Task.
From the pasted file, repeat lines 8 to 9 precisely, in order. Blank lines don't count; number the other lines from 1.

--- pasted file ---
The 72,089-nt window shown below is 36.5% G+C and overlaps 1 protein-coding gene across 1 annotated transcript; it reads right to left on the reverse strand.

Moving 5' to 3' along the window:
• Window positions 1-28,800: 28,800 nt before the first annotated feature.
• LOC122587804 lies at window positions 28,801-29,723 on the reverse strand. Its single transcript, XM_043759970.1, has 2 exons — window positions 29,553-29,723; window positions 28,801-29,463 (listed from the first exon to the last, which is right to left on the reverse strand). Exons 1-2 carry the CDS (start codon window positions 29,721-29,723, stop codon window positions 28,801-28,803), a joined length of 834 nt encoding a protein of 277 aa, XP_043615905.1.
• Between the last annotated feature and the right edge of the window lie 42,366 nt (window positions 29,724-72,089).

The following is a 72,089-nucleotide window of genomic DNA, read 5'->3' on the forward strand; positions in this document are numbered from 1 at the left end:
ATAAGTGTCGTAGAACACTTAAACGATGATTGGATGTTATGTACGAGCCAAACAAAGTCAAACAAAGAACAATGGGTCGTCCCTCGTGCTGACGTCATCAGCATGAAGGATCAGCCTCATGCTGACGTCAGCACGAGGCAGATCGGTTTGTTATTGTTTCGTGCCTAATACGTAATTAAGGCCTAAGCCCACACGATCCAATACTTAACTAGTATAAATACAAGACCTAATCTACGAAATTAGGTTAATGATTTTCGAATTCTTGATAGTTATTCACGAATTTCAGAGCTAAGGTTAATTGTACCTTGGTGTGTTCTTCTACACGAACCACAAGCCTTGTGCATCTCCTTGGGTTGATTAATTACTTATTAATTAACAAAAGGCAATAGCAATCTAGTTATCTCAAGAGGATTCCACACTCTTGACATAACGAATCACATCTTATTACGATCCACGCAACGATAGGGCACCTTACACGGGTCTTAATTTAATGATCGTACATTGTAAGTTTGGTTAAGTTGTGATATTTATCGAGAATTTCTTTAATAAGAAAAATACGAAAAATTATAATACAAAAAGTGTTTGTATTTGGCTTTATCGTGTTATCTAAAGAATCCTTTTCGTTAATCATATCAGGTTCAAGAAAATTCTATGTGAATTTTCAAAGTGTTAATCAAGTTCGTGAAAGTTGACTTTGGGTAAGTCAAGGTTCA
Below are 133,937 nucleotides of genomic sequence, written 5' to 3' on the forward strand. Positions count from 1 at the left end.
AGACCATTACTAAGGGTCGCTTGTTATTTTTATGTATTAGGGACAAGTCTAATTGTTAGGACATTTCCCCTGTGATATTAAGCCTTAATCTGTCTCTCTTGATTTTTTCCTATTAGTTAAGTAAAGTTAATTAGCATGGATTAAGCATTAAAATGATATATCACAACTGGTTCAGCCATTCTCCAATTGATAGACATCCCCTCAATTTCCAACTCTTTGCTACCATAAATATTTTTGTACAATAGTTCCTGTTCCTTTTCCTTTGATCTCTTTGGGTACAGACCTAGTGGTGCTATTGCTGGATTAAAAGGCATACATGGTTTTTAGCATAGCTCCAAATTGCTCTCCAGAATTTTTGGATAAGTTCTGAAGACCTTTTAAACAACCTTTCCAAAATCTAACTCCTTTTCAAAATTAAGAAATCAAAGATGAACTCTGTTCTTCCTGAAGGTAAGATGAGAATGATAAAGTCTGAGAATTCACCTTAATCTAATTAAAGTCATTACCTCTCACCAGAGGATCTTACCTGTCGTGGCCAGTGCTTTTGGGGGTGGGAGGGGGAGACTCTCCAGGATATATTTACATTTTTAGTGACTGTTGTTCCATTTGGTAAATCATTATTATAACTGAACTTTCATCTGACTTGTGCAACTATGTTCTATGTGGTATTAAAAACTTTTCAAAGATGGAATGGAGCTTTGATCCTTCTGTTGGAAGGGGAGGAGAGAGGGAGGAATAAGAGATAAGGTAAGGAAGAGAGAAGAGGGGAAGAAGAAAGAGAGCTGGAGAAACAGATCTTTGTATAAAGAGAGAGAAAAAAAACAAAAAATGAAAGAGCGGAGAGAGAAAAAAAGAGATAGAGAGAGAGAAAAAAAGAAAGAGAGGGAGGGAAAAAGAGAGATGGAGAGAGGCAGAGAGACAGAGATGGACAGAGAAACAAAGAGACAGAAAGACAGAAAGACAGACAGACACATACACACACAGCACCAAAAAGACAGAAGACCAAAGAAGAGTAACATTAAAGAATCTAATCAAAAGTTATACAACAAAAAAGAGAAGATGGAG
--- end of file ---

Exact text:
Below are 133,937 nucleotides of genomic sequence, written 5' to 3' on the forward strand. Positions count from 1 at the left end.
AGACCATTACTAAGGGTCGCTTGTTATTTTTATGTATTAGGGACAAGTCTAATTGTTAGGACATTTCCCCTGTGATATTAAGCCTTAATCTGTCTCTCTTGATTTTTTCCTATTAGTTAAGTAAAGTTAATTAGCATGGATTAAGCATTAAAATGATATATCACAACTGGTTCAGCCATTCTCCAATTGATAGACATCCCCTCAATTTCCAACTCTTTGCTACCATAAATATTTTTGTACAATAGTTCCTGTTCCTTTTCCTTTGATCTCTTTGGGTACAGACCTAGTGGTGCTATTGCTGGATTAAAAGGCATACATGGTTTTTAGCATAGCTCCAAATTGCTCTCCAGAATTTTTGGATAAGTTCTGAAGACCTTTTAAACAACCTTTCCAAAATCTAACTCCTTTTCAAAATTAAGAAATCAAAGATGAACTCTGTTCTTCCTGAAGGTAAGATGAGAATGATAAAGTCTGAGAATTCACCTTAATCTAATTAAAGTCATTACCTCTCACCAGAGGATCTTACCTGTCGTGGCCAGTGCTTTTGGGGGTGGGAGGGGGAGACTCTCCAGGATATATTTACATTTTTAGTGACTGTTGTTCCATTTGGTAAATCATTATTATAACTGAACTTTCATCTGACTTGTGCAACTATGTTCTATGTGGTATTAAAAACTTTTCAAAGATGGAATGGAGCTTTGATCCTTCTGTTGGAAGGGGAGGAGAGAGGGAGGAATAAGAGATAAGGTAAGGAAGAGAGAAGAGGGGAAGAAGAAAGAGAGCTGGAGAAACAGATCTTTGTATAAAGAGAGAGAAAAAAAACAAAAAATGAAAGAGCGGAGAGAGAAAAAAAGAGATAGAGAGAGAGAAAAAAAGAAAGAGAGGGAGGGAAAAAGAGAGATGGAGAGAGGCAGAGAGACAGAGATGGACAGAGAAACAAAGAGACAGAAAGACAGAAAGACAGACAGACACATACACACACAGCACCAAAAAGACAGAAGACCAAAGAAGAGTAACATTAAAGAATCTAATCAAAAGTTATACAACAAAAAAGAGAAGATGGAG